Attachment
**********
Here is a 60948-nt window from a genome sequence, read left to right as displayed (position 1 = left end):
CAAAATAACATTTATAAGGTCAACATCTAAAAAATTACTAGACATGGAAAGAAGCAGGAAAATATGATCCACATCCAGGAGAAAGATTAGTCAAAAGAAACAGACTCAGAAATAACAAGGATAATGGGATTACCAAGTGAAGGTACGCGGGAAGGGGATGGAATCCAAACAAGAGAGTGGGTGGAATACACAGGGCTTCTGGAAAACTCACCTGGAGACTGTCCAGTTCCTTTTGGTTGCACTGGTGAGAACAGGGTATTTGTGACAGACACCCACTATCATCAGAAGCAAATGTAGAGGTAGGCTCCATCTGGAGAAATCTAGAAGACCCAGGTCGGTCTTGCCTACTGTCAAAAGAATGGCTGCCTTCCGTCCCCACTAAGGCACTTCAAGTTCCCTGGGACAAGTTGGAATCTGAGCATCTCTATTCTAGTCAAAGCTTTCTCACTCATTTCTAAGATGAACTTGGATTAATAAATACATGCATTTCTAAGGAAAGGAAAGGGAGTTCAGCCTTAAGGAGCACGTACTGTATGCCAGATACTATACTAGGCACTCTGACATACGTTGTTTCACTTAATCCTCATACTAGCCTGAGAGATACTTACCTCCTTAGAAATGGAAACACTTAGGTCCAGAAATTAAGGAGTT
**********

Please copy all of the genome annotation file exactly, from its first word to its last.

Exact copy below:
Here is a 60948-nt window from a genome sequence, read left to right as displayed (position 1 = left end):
CAAAATAACATTTATAAGGTCAACATCTAAAAAATTACTAGACATGGAAAGAAGCAGGAAAATATGATCCACATCCAGGAGAAAGATTAGTCAAAAGAAACAGACTCAGAAATAACAAGGATAATGGGATTACCAAGTGAAGGTACGCGGGAAGGGGATGGAATCCAAACAAGAGAGTGGGTGGAATACACAGGGCTTCTGGAAAACTCACCTGGAGACTGTCCAGTTCCTTTTGGTTGCACTGGTGAGAACAGGGTATTTGTGACAGACACCCACTATCATCAGAAGCAAATGTAGAGGTAGGCTCCATCTGGAGAAATCTAGAAGACCCAGGTCGGTCTTGCCTACTGTCAAAAGAATGGCTGCCTTCCGTCCCCACTAAGGCACTTCAAGTTCCCTGGGACAAGTTGGAATCTGAGCATCTCTATTCTAGTCAAAGCTTTCTCACTCATTTCTAAGATGAACTTGGATTAATAAATACATGCATTTCTAAGGAAAGGAAAGGGAGTTCAGCCTTAAGGAGCACGTACTGTATGCCAGATACTATACTAGGCACTCTGACATACGTTGTTTCACTTAATCCTCATACTAGCCTGAGAGATACTTACCTCCTTAGAAATGGAAACACTTAGGTCCAGAAATTAAGGAGTT